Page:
It’s been a long time coming. A Don Hannah play on the TNB stage. After seeing his work produced on stages across the country for almost 40 years, we’re honoured to include Don and his play Resident Aliensas part of our current season. And if we’re being honest, we’re also a little embarrassed it took this long to happen.
Hannah was born in Shediac, New Brunswick, his hometown and the setting of his new play. Known as the home of the world famous Parlee Beach as well as being the “Lobster Capitol of New Brunswick,” Shediac is predominantly a French speaking community. This distinction features heavily in the play’s theme. Resident Aliens is a story that explores what it’s like to be an outsider in your family, your community, and your home province. This idea is explored through a variety of layers that serve the story while bringing to light a reality that continues to divide and segregate our province’s population.
“There’s only four people in this play,” said Hannah, during a recent interview with CBC’s Vanessa Vander Valk. “There’s a family and they’re just called Mom, Dad, and Boy. The actor who plays Boy is an actor in his late sixties and the actors who play Mom and Dad are in their thirties. It’s a memory play and he’s remembering his parents as they were when he was small. It’s about that period in his life when he’s becoming an adolescent and starting to realize he’s not like other boys around him. He’s gay, and so he very much feels like an outsider in his own family. He’s also realizing he’s part of this Anglo community that’s sort of outside the rest of the town and then realizing the Acadians in town themselves feel like outsiders in the larger world of New Brunswick. It’s sort of like being an outsider, within a group of outsiders, within another group of outsiders. That was a dynamic I have always wanted to write about.
“The fourth character in the play is Vivian Larsen, a historical character who has just fascinated me for a very long time. Through telling her story I felt I could look at all these issues I wanted to deal with, with people who are outsiders. Resident aliens, as the title says.”
TNB Artistic and Executive Director Natasha MacLellan met Hannah when she appeared in a 2008 production of his play There is a Land of Pure Delight at Live Bait Theatre in Sackville, NB. They have been friends ever since.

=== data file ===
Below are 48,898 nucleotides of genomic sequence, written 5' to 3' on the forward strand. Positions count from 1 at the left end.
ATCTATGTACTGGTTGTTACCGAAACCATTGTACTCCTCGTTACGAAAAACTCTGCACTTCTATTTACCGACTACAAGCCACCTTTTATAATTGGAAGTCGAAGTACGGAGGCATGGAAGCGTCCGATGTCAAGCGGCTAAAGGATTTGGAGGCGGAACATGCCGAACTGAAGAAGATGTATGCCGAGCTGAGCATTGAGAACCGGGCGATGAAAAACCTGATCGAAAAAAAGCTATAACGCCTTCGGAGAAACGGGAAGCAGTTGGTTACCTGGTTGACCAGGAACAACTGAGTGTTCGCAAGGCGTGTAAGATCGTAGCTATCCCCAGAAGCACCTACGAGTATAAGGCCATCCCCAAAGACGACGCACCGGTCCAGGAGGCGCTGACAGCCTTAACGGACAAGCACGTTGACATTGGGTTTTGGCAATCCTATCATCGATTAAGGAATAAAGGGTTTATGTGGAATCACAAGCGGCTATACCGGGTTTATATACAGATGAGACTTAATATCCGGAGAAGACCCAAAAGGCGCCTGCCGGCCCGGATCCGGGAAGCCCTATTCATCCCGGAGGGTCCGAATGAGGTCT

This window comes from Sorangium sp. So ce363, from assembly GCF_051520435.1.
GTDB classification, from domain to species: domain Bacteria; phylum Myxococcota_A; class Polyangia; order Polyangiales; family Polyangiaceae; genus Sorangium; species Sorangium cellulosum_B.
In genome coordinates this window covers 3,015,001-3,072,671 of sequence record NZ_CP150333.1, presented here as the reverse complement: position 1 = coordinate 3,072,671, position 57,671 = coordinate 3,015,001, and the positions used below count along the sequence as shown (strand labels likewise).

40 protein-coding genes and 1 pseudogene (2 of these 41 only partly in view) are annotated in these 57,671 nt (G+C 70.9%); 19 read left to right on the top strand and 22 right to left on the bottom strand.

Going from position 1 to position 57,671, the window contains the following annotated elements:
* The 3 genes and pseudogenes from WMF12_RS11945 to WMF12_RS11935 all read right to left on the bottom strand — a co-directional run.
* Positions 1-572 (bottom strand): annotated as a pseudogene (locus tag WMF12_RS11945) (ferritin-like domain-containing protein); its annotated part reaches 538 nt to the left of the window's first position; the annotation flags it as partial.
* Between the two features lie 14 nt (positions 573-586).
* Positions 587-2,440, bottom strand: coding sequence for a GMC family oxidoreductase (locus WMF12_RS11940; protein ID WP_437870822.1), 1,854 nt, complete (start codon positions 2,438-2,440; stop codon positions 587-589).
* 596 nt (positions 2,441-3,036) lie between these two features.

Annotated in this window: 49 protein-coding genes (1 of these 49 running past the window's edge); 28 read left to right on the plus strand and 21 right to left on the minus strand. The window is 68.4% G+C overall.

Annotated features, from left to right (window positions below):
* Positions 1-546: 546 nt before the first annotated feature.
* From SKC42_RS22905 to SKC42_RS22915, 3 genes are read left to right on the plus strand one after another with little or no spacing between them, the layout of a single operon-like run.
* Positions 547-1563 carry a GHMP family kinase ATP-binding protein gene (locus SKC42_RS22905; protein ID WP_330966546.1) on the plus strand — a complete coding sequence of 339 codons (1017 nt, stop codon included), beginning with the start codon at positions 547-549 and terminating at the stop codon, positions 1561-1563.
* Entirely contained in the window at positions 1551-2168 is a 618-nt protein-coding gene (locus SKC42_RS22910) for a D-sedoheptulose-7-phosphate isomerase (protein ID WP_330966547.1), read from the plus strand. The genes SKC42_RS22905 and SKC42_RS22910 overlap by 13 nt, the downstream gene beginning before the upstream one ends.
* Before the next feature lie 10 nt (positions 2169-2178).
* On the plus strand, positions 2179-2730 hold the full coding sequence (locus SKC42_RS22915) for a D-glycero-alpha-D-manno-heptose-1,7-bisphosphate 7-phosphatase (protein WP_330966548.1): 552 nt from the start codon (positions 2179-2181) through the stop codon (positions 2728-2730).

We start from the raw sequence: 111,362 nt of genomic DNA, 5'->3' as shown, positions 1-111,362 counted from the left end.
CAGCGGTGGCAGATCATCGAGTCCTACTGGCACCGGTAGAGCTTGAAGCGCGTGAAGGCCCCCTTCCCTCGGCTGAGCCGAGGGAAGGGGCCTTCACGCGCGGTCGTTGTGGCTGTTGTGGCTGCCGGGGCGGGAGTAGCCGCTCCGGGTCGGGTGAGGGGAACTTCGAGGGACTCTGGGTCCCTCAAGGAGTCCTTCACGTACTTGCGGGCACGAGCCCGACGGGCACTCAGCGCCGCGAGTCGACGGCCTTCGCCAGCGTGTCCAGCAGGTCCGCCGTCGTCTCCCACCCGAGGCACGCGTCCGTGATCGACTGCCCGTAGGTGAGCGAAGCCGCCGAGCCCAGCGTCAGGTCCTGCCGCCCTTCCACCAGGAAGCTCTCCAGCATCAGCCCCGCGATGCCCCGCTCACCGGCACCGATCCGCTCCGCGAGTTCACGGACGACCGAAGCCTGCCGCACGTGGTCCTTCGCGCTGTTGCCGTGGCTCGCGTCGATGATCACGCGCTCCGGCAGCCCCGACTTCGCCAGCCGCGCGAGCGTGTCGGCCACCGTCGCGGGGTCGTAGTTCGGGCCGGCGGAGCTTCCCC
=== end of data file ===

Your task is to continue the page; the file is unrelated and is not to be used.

“When I started here [at TNB], we had chats about New Brunswick and TNB,” said MacLellan, “and he told me he had never been produced by TNB which I couldn’t believe. I knew that I wanted to rectify that. At some point while I was here, I wanted to do a Don Hannah play. When I reached out, he pitched me two scripts and when he started telling me the story of Vivian Larsen I said, ‘let’s work on that one!’”
The play was commissioned by Theatre New Brunswick in 2020 and received its first public reading in October 2021 as part of the Fall Festival of New Plays, a new script development initiative launched in 2020. Two of the actors from that reading – Christopher Hunt (Boy) and Ryan Rogerson (Dad) have since been cast for the upcoming production and will both make their TNB debuts when the play’s world premiere opens in March.
“Theatre giants across the country, when they saw we were doing [Resident Aliens], were remarking on our social media about what a great playwright Don is,” said MacLellan. “I think it’s about time his own province heralds him and celebrates him.”
Find the full CBC interview HERE. And be sure to reserve your seats today.
Resident Aliens (world premiere):
March 22-26 | Fredericton, NB | Open Space Theatre | TICKETS
March 28 | Campbellton, NB | Theatre Restigouche | TICKETS
March 29 | Moncton, NB | Empress Theatre | TICKETS
March 31 | St. Andrews, NB | W. C. O’Neill Arena Theatre | TICKETS
April 1 | Florenceville-Bristol, NB | Carleton North High School | TICKETS
April 2 | Sackville, NB | Motyer-Fancy Theatre (MTA) | TICKETS